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Astrophsyics

PCOS Science Goals

Precisely measure the cosmological parameters governing the evolution of the universe and test the inflation hypothesis of the Big Bang

The cosmic microwave background (CMB) originated just 380,000 years after the Big Bang, when the Universe was dense, hot, and opaque. As the Universe cooled, the light was decoupled and escape from the matter. We observe that same light today, stretched by the expansion of the universe to a cold 2.7K glow. Observations of the CMB have driven our understanding of the early Universe, and are one of the few probes of the inflationary epoch. Inflation describes the brief period of extraordinary expansion where the Universe went from the atomic scale to visible scales, and where small density fluctuations ultimately led to the large-scale structure—galaxies and clusters of galaxies—that we observe today. Maps of the CMB provide a precise measurement of the geometry of the Universe, and show that it is "flat," governed by Euclidean geometry on cosmic scales. The detailed spatial and statistical properties of CMB maps are consistent with the predictions of inflation. However, the physical process behind inflation remains unknown. New measurements of the polarization properties of the CMB will help uncover this process, which lies at energies and densities beyond standard particle physics, and beyond terrestrial particle accelerators. By searching for a characteristic polarization signal from a background of gravitational waves produced by inflation, we can infer the energy scale of inflation, which may lie at the scale of grand unification of the forces of nature.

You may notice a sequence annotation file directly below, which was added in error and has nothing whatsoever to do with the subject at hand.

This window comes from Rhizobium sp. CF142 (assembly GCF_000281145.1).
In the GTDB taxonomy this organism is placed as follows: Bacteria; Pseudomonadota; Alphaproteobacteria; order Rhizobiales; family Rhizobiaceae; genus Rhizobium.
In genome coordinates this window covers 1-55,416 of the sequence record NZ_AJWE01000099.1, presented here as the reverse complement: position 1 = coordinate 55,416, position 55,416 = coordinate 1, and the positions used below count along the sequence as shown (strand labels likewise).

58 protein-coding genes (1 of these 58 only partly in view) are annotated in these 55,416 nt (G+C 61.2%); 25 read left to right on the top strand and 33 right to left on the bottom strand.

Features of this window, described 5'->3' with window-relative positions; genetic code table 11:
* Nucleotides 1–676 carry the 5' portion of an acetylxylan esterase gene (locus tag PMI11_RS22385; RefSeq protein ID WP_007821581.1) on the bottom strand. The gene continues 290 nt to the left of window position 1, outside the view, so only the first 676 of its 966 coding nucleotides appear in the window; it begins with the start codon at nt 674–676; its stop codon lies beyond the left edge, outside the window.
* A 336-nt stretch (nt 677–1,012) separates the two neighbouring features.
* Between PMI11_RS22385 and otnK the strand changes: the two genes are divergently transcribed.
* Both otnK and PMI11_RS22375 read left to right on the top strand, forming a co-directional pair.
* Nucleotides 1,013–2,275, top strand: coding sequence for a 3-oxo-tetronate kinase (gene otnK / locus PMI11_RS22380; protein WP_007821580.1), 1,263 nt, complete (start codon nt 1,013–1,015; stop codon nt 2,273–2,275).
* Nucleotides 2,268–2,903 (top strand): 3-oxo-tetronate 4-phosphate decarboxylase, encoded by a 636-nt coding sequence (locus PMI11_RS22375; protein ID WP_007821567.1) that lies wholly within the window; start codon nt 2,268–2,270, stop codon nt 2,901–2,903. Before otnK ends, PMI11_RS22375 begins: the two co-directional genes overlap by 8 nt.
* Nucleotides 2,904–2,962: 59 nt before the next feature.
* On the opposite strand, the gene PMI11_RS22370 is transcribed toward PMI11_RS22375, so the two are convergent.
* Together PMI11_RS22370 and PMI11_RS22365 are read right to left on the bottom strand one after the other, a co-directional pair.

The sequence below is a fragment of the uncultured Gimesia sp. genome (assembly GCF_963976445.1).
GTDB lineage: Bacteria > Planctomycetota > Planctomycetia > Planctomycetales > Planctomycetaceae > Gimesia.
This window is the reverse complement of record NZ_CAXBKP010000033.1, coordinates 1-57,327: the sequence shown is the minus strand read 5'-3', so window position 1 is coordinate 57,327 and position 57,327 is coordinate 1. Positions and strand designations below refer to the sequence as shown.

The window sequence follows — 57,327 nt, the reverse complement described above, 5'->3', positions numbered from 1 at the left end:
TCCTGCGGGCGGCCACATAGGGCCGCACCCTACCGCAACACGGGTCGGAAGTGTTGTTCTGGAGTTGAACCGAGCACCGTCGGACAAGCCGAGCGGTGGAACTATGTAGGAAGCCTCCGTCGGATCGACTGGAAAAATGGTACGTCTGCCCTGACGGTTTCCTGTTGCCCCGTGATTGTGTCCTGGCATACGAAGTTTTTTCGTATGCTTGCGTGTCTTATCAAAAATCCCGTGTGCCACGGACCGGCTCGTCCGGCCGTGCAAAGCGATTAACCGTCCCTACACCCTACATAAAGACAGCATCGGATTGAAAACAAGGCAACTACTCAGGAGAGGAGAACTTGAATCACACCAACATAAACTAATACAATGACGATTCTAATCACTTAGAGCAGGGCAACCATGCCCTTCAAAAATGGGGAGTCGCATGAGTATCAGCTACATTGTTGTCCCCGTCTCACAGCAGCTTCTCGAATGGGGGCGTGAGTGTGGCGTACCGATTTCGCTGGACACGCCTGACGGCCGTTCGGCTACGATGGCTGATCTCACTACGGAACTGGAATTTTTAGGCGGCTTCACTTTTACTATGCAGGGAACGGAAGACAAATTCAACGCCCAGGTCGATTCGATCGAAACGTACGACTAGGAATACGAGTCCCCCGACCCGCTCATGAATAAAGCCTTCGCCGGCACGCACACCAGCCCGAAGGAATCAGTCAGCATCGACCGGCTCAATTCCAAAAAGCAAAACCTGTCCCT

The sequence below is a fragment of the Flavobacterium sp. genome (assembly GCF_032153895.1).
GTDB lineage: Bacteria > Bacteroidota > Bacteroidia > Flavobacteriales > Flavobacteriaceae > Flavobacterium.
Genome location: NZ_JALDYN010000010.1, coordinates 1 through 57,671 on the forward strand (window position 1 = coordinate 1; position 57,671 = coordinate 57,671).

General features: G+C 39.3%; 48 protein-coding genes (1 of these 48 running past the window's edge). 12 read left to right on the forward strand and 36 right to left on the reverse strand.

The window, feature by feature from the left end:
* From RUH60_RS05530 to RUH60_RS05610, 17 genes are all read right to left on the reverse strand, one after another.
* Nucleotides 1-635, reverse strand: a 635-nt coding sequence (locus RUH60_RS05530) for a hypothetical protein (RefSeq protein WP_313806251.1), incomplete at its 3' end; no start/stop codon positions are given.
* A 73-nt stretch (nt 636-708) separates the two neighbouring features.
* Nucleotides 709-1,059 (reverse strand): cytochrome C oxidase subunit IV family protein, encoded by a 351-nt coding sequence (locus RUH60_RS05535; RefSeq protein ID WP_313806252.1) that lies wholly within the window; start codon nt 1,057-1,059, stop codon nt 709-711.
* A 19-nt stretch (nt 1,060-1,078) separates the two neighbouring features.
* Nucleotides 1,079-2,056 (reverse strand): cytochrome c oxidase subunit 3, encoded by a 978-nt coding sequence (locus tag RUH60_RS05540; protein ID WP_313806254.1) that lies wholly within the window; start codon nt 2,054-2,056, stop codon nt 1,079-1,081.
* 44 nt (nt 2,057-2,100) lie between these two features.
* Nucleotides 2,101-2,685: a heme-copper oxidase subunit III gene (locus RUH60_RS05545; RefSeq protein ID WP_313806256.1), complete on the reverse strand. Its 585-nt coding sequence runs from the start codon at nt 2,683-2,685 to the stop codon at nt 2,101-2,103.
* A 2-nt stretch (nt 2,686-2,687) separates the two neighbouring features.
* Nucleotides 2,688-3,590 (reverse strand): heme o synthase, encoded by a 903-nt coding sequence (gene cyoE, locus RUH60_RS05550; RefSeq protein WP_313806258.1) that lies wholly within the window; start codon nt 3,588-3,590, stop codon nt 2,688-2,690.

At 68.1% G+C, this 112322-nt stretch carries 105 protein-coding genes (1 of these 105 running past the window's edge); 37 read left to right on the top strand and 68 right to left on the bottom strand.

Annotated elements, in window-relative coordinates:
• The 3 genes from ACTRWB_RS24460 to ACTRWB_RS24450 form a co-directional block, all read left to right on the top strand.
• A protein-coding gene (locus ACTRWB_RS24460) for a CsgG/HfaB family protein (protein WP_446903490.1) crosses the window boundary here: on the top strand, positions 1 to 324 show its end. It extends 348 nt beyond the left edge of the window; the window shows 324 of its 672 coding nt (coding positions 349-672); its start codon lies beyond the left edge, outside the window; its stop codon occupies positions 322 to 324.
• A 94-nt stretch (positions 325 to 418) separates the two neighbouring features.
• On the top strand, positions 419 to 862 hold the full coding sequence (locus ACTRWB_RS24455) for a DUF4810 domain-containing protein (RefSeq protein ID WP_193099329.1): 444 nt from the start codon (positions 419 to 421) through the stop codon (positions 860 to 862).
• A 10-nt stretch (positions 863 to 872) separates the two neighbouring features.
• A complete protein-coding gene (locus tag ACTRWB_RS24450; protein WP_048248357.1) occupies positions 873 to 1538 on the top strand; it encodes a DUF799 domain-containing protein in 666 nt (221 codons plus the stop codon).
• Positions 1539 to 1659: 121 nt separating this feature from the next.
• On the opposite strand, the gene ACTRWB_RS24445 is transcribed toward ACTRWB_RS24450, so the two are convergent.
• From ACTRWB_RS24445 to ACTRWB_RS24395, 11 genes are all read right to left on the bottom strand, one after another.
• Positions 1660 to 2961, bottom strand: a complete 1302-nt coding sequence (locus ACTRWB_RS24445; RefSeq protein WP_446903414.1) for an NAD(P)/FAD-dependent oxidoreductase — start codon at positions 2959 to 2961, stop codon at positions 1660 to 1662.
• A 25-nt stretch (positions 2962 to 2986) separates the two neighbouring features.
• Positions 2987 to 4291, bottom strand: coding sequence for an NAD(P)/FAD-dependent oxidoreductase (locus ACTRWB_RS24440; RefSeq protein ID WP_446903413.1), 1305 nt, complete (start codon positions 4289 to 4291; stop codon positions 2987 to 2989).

PCOS News

Program News and Announcements

31 May 2019
Dr. Thomas Zurbuchen, NASA SMD Associate Administrator, invites the science community to a live-streamed national colloquium on Wednesday, June 5, 2019 (4:00–6:00 pm EDT) on "Writing Successful Mission Proposals: Observations from NASA." To attend in person at the University of Colorado campus, please RSVP here. The live stream will be available here. For further details, please see the colloquium invitation. »  Details
17 May 2019
Following up on a Nov 2018 mission PI diversity workshop, the NASA Science Mission Directorate (SMD) is planning a number of exciting opportunities open to community participation, including a new website for potential PIs, pre-review mission panels to ensure diversity and reduce conflicts of interest, research proposal writing workshops at conferences and for PIs developing their first proposal, career development positions, and a presentation by SMD Associate Administrator Thomas H. Zurbuchen on proposal statistical analysis. Please see the Associate Administrator's full update here.
16 May 2019
June 1 2019 is the deadline for filling and submitting the technology gap submission form. We encourage members of the community to identify such gaps between today's state-of-the-art and what will be needed for missions identified by the 2010 Decadal Survey, the 2018 Astrophysics Implementation Plan, and/or the 30-year Astrophysics Road Map. Please see the Astrophysics Division Technologists letter for more details, including how to submit a gap.
25 March 2019
NASA HQ Astrophysics Division has created a task force to assess NASA's role in strategic optimization of Gravitational Wave Electromagnetic Counterpart (GW-EM) astrophysics. See the Terms of Reference for more details.
1 February 2019
Dr Terri Brandt confirmed as PCOS Chief Scientist.

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